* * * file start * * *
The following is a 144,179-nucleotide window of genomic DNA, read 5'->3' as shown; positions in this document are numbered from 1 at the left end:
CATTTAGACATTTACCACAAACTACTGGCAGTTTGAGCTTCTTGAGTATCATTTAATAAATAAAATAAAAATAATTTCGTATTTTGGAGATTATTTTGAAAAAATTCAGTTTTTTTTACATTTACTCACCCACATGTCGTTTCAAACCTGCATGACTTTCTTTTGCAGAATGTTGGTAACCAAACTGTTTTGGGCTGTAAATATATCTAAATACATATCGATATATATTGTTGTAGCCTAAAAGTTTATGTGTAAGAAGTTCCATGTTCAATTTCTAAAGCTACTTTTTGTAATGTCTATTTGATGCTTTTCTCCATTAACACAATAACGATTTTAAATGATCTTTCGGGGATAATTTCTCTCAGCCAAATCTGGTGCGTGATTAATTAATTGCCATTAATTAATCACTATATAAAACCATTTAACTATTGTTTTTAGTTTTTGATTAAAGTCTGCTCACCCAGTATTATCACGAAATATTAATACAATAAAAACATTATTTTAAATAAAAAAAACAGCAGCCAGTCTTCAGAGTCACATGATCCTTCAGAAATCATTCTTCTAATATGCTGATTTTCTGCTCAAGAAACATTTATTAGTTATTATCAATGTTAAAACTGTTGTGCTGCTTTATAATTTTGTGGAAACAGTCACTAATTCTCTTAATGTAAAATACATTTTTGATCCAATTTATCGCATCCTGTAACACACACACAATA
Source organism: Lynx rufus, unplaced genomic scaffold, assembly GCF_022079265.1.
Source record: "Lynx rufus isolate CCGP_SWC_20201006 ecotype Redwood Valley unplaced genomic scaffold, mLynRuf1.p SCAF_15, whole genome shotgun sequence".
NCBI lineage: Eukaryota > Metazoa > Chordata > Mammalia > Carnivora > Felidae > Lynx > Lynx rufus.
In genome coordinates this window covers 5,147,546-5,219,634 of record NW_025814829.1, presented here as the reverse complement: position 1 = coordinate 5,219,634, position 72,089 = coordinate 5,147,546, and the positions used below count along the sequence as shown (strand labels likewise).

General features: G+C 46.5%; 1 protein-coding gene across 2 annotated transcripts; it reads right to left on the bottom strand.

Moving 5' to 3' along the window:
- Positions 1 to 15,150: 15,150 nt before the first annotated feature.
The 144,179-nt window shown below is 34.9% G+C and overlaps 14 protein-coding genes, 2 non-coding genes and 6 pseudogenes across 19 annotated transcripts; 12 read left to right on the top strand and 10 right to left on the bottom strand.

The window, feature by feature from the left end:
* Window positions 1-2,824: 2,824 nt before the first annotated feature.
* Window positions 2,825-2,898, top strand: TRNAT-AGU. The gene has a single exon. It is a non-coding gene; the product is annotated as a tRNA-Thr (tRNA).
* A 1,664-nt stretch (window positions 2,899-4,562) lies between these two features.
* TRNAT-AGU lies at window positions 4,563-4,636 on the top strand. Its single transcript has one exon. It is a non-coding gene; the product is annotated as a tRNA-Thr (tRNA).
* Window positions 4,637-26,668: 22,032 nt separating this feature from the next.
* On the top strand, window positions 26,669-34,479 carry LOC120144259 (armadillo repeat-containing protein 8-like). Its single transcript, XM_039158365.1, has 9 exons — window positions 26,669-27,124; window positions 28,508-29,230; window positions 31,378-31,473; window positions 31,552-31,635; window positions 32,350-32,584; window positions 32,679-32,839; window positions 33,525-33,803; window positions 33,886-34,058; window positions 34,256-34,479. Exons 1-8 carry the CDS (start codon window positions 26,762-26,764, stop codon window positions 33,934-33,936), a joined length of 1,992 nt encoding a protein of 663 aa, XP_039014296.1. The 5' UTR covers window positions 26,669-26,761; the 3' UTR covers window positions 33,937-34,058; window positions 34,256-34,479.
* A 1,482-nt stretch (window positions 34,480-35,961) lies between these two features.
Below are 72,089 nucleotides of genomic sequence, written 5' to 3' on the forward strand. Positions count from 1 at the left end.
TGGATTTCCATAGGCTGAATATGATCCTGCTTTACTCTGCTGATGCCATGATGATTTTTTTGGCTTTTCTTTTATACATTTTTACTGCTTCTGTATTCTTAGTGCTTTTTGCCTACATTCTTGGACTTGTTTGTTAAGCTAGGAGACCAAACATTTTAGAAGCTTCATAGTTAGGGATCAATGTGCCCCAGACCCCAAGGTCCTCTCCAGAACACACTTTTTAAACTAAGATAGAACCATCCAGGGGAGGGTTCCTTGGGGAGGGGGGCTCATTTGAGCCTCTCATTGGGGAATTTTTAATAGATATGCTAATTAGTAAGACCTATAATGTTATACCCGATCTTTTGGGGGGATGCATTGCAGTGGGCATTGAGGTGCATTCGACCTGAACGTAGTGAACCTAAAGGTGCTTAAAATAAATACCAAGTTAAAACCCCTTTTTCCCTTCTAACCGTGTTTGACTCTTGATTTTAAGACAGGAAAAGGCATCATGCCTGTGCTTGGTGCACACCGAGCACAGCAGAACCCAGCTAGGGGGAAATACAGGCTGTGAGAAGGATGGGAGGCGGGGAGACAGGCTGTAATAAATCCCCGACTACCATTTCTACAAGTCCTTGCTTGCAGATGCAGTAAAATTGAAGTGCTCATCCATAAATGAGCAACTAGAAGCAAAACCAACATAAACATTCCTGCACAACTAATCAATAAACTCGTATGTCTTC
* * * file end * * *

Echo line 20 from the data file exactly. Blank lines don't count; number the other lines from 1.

TGGATTTCCATAGGCTGAATATGATCCTGCTTTACTCTGCTGATGCCATGATGATTTTTTTGGCTTTTCTTTTATACATTTTTACTGCTTCTGTATTCTTAGTGCTTTTTGCCTACATTCTTGGACTTGTTTGTTAAGCTAGGAGACCAAACATTTTAGAAGCTTCATAGTTAGGGATCAATGTGCCCCAGACCCCAAGGTCCTCTCCAGAACACACTTTTTAAACTAAGATAGAACCATCCAGGGGAGGGTTCCTTGGGGAGGGGGGCTCATTTGAGCCTCTCATTGGGGAATTTTTAATAGATATGCTAATTAGTAAGACCTATAATGTTATACCCGATCTTTTGGGGGGATGCATTGCAGTGGGCATTGAGGTGCATTCGACCTGAACGTAGTGAACCTAAAGGTGCTTAAAATAAATACCAAGTTAAAACCCCTTTTTCCCTTCTAACCGTGTTTGACTCTTGATTTTAAGACAGGAAAAGGCATCATGCCTGTGCTTGGTGCACACCGAGCACAGCAGAACCCAGCTAGGGGGAAATACAGGCTGTGAGAAGGATGGGAGGCGGGGAGACAGGCTGTAATAAATCCCCGACTACCATTTCTACAAGTCCTTGCTTGCAGATGCAGTAAAATTGAAGTGCTCATCCATAAATGAGCAACTAGAAGCAAAACCAACATAAACATTCCTGCACAACTAATCAATAAACTCGTATGTCTTC